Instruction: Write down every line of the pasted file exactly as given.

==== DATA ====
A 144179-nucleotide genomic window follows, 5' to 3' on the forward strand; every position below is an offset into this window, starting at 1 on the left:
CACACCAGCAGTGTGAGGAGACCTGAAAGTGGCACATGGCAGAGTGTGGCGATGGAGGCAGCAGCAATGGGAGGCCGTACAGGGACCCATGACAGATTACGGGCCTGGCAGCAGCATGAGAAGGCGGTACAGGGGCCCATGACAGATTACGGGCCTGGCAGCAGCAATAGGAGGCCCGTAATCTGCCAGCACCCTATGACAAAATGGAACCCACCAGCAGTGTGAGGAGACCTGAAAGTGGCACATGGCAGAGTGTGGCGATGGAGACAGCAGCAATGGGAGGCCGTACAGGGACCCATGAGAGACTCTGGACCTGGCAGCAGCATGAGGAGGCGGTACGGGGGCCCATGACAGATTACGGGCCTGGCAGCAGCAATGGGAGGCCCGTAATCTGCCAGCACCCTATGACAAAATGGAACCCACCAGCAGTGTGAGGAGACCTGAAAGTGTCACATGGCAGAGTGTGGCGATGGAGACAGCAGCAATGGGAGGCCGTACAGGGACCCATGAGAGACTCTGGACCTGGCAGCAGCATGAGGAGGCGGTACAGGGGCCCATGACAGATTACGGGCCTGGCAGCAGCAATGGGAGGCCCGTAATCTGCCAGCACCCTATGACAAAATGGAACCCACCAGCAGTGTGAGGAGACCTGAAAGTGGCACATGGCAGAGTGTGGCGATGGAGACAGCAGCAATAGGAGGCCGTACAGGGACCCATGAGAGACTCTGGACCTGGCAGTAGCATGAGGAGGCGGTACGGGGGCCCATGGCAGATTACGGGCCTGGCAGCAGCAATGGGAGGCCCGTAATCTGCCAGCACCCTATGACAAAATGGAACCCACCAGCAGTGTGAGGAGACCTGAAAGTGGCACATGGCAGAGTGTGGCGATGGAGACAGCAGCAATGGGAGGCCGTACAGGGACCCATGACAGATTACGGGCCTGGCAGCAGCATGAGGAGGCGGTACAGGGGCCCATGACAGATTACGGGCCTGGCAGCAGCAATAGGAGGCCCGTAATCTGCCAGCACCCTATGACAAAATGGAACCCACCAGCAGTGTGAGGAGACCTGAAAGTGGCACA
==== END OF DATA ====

A 144179-nucleotide genomic window follows, 5' to 3' on the forward strand; every position below is an offset into this window, starting at 1 on the left:
CACACCAGCAGTGTGAGGAGACCTGAAAGTGGCACATGGCAGAGTGTGGCGATGGAGGCAGCAGCAATGGGAGGCCGTACAGGGACCCATGACAGATTACGGGCCTGGCAGCAGCATGAGAAGGCGGTACAGGGGCCCATGACAGATTACGGGCCTGGCAGCAGCAATAGGAGGCCCGTAATCTGCCAGCACCCTATGACAAAATGGAACCCACCAGCAGTGTGAGGAGACCTGAAAGTGGCACATGGCAGAGTGTGGCGATGGAGACAGCAGCAATGGGAGGCCGTACAGGGACCCATGAGAGACTCTGGACCTGGCAGCAGCATGAGGAGGCGGTACGGGGGCCCATGACAGATTACGGGCCTGGCAGCAGCAATGGGAGGCCCGTAATCTGCCAGCACCCTATGACAAAATGGAACCCACCAGCAGTGTGAGGAGACCTGAAAGTGTCACATGGCAGAGTGTGGCGATGGAGACAGCAGCAATGGGAGGCCGTACAGGGACCCATGAGAGACTCTGGACCTGGCAGCAGCATGAGGAGGCGGTACAGGGGCCCATGACAGATTACGGGCCTGGCAGCAGCAATGGGAGGCCCGTAATCTGCCAGCACCCTATGACAAAATGGAACCCACCAGCAGTGTGAGGAGACCTGAAAGTGGCACATGGCAGAGTGTGGCGATGGAGACAGCAGCAATAGGAGGCCGTACAGGGACCCATGAGAGACTCTGGACCTGGCAGTAGCATGAGGAGGCGGTACGGGGGCCCATGGCAGATTACGGGCCTGGCAGCAGCAATGGGAGGCCCGTAATCTGCCAGCACCCTATGACAAAATGGAACCCACCAGCAGTGTGAGGAGACCTGAAAGTGGCACATGGCAGAGTGTGGCGATGGAGACAGCAGCAATGGGAGGCCGTACAGGGACCCATGACAGATTACGGGCCTGGCAGCAGCATGAGGAGGCGGTACAGGGGCCCATGACAGATTACGGGCCTGGCAGCAGCAATAGGAGGCCCGTAATCTGCCAGCACCCTATGACAAAATGGAACCCACCAGCAGTGTGAGGAGACCTGAAAGTGGCACA